House debates

Monday, 11 February 2013


Radio Lollipop

8:21 pm

Photo of Kevin RuddKevin Rudd (Griffith, Australian Labor Party) Share this | Hansard source

I rise this evening to talk about an important but little-known volunteer organisation that is making an enormous difference to the lives of sick kids both on Brisbane's south side and around the country. This organisation is called Radio Lollipop, an in-hospital children's radio station and play service whose aim is to entertain and distract children during their stay in hospital. Given that the experience of being in a hospital is often scary and alien for children, Radio Lollipop gives sick kids and their family's an element of normality during what can sometimes be a very traumatic experience. When I was a kid I spent far too much time in hospital with rheumatic fever and other complaints and I remember how scary that experience was for a four- or five-year-old. These kids may not have a choice but to take their medication; however, they can request their favourite song, win prizes and hear their own voice on the local hospital radio.

Radio Lollipop has been supporting kids around the world since 1979. The first service in Australia was opened in 1985 at the Princess Margaret Hospital for Children in Perth. They now operate 11 services in Australia, including one at the Mater Hospital in South Brisbane. I was fortunate enough to visit Radio Lollipop at the Mater last year and see for myself the tremendous support that this organisation provides to sick kids and their families. It was there that I met Matthew and his mum Loraine. Matthew is a little two-year-old and has spent much of his life in hospital. Every day after school Loraine has to bring Matthew's two sisters, Chloe and Emma, with her to the hospital. Radio Lollipop gives Chloe and Emma a place to play and have fun and gives Loraine some respite and the opportunity to spend quality time with little Matthew. The life of this family is made a little more bearable because of the care and support that Radio Lollipop and the team of volunteers who support it provide.

It is not just the happy faces on kids and their parents that are testament to the value of Radio Lollipop. Various studies have shown that calm kids recover better and require less pain relief medication. After Radio Lollipop's first year of operation at the Mater in Brisbane it was estimated by the hospital that the hospital had saved around $400,000 in un-administered pain relief. Extrapolated over 22 years, the figure comes in at about $10 million. When you think that each station is self-funded and runs on a miniscule budget of around $50,000 per year, you get a real sense of the difference this organisation makes to the lives of those it touches and to the ever constrained budgets of our hospitals.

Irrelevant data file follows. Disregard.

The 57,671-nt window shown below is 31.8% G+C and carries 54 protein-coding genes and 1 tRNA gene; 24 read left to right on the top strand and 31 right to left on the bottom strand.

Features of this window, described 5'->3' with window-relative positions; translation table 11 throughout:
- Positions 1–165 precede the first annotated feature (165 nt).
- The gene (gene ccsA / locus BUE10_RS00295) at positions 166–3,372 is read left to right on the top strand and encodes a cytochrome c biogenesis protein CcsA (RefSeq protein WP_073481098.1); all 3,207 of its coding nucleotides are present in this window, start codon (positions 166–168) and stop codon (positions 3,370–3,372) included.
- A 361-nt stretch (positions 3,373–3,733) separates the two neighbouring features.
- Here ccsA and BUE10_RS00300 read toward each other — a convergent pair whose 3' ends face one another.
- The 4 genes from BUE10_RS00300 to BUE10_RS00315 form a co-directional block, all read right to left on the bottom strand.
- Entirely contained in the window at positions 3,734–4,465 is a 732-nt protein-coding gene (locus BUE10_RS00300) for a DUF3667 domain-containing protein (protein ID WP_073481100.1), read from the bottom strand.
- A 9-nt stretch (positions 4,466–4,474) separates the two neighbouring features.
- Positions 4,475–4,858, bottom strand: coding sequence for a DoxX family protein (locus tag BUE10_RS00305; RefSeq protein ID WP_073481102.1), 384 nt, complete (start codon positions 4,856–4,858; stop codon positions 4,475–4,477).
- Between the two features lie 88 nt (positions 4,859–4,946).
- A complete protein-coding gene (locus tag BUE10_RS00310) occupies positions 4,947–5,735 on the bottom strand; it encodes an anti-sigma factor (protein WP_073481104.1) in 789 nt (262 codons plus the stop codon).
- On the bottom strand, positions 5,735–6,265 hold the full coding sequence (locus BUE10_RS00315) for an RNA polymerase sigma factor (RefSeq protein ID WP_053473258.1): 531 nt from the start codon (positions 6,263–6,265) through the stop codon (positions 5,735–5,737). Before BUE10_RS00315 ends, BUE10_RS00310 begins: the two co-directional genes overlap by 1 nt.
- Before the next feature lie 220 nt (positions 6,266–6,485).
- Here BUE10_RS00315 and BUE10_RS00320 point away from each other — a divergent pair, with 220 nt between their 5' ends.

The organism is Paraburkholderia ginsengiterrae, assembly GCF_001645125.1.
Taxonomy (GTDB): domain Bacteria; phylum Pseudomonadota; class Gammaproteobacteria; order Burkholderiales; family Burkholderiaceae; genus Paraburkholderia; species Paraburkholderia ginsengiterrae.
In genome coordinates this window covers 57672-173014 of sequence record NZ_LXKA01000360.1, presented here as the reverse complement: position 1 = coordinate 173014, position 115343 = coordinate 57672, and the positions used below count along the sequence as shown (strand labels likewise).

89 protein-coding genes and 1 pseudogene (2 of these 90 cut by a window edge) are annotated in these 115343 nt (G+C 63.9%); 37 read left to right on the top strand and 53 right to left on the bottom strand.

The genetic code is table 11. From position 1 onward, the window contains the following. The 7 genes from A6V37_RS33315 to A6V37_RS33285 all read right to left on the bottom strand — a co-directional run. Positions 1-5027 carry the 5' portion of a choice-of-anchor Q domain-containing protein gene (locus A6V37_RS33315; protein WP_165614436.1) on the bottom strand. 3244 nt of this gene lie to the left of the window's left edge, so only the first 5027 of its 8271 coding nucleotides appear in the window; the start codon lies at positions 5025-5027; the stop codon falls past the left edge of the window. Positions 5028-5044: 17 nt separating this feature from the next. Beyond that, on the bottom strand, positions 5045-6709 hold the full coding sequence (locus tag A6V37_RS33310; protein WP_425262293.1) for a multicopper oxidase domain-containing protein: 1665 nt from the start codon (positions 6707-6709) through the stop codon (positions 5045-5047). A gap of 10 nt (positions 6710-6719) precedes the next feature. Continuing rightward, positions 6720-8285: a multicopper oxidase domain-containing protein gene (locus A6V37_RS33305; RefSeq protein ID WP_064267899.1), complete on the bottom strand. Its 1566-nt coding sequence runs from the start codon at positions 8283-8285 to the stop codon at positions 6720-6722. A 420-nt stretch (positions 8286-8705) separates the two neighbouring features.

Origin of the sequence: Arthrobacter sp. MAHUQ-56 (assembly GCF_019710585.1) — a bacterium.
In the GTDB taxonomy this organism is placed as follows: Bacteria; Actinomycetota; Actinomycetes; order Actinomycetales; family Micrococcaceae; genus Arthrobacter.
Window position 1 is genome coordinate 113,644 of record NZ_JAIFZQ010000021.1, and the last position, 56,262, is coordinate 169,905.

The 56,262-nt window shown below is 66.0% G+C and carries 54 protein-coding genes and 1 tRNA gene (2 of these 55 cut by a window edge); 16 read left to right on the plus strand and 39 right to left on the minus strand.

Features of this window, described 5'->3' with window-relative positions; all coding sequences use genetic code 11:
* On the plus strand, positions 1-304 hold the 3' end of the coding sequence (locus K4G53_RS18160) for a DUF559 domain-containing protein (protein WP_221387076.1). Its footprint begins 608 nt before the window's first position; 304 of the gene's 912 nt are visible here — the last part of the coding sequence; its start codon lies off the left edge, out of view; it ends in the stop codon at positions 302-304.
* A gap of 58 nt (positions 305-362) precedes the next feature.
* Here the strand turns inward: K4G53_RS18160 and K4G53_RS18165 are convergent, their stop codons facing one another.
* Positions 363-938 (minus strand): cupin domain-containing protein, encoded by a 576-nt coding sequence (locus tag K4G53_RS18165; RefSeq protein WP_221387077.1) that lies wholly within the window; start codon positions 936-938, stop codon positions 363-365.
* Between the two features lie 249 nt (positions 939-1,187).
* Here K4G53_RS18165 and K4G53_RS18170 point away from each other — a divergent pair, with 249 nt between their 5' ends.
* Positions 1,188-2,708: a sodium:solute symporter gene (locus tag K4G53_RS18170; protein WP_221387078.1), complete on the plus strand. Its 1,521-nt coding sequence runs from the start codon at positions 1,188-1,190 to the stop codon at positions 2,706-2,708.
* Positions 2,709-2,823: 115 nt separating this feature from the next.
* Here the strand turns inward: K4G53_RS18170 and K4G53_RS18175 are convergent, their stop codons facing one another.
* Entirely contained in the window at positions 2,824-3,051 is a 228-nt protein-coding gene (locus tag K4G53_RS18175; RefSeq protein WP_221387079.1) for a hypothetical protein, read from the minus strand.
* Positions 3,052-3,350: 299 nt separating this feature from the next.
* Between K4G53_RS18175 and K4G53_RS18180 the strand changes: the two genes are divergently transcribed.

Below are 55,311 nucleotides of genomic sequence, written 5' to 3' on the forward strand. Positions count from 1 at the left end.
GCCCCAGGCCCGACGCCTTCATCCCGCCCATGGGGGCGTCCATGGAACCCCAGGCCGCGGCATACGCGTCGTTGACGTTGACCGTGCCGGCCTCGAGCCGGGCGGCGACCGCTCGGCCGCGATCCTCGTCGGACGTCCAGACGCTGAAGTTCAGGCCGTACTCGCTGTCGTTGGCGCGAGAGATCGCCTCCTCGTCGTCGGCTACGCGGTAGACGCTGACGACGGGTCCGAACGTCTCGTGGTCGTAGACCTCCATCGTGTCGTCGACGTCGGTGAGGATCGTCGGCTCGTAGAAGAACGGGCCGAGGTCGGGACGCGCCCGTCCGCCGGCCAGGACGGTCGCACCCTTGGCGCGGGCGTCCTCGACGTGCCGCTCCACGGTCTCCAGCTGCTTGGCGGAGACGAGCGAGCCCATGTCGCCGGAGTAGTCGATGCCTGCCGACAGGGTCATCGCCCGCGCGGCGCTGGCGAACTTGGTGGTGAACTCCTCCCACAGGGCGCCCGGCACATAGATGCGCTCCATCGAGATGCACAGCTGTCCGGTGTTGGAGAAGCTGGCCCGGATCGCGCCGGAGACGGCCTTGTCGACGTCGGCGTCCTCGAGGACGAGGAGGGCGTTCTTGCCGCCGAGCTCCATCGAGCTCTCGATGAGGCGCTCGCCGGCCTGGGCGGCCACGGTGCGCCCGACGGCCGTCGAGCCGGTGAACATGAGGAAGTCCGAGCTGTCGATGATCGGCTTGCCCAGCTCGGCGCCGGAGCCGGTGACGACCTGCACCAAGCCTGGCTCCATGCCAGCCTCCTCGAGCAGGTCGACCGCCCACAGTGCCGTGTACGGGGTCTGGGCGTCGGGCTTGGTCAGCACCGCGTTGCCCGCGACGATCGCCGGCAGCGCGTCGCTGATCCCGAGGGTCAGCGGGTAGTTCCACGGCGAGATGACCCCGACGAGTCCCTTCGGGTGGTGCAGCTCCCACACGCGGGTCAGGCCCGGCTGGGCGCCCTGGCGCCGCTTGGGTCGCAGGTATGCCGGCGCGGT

This service is entirely run by volunteers, who are responsible for developing and participating in fun activities with kids and their families, producing and presenting a nightly radio program and fundraising for their local station. In recognition for her selfless dedication to Radio Lollipop and the sick kids in Queensland hospitals, one such volunteer, Sandra Ursino, was this year awarded the Medal of the Order of Australia, an OAM. Sandra has been with the organisation in Queensland for 13 years and started out as simply a ward volunteer. She is now Queensland director and totally dedicated to brightening up the lives of sick kids. Upon receiving the Medal of the Order of Australia, Sandra dedicated it to the entire Radio Lollipop volunteer team.

The next three years promises to be a challenging time for Radio Lollipop as they prepare to relocate some of their services and as well as establish a new service in Melbourne. In Queensland, Radio Lollipop are preparing to move into their new Logan and Gold Coast Hospital facilities as well as shift their operations from the Mater Hospital to the new Queensland Children's Hospital, which has been built on Brisbane's south side in my electorate. This will more than double the number of sick kids that the service will reach. In Western Australia they will relocate to the new Fiona Stanley Hospital and the new WA Children's Hospital. On top of this, Radio Lollipop will respond to an invitation to establish a new service at Monash Children's Hospital in Melbourne.

However, to make all this possible, Radio Lollipop need to raise nearly $1 million and, for an organisation that receives zero additional funding above and beyond that which they raise for themselves, this will require a truly Herculean effort. So with this in mind I take this opportunity here in the House of Representatives in the Parliament of Australia to put out a call to everyone in this place and all those who may be listening: Radio Lollipop needs your help so that they can continue to bring this unique brand of care and support and much needed fun to the sick kids of Australia in the hospitals right across the nation.